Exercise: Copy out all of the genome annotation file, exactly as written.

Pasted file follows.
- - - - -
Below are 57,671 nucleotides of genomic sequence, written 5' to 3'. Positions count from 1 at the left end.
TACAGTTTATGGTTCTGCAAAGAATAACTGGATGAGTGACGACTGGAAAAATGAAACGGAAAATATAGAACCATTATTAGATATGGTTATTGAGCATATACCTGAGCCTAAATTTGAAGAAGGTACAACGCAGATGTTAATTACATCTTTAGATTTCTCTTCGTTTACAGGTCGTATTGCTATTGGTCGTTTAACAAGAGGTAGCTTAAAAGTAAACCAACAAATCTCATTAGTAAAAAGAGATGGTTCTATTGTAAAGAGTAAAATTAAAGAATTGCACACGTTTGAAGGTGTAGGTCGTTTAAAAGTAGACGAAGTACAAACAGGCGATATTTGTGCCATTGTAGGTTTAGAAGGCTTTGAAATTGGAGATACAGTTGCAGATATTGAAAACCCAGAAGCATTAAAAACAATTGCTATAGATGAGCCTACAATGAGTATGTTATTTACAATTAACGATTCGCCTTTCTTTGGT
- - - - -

Below are 57,671 nucleotides of genomic sequence, written 5' to 3'. Positions count from 1 at the left end.
TACAGTTTATGGTTCTGCAAAGAATAACTGGATGAGTGACGACTGGAAAAATGAAACGGAAAATATAGAACCATTATTAGATATGGTTATTGAGCATATACCTGAGCCTAAATTTGAAGAAGGTACAACGCAGATGTTAATTACATCTTTAGATTTCTCTTCGTTTACAGGTCGTATTGCTATTGGTCGTTTAACAAGAGGTAGCTTAAAAGTAAACCAACAAATCTCATTAGTAAAAAGAGATGGTTCTATTGTAAAGAGTAAAATTAAAGAATTGCACACGTTTGAAGGTGTAGGTCGTTTAAAAGTAGACGAAGTACAAACAGGCGATATTTGTGCCATTGTAGGTTTAGAAGGCTTTGAAATTGGAGATACAGTTGCAGATATTGAAAACCCAGAAGCATTAAAAACAATTGCTATAGATGAGCCTACAATGAGTATGTTATTTACAATTAACGATTCGCCTTTCTTTGGT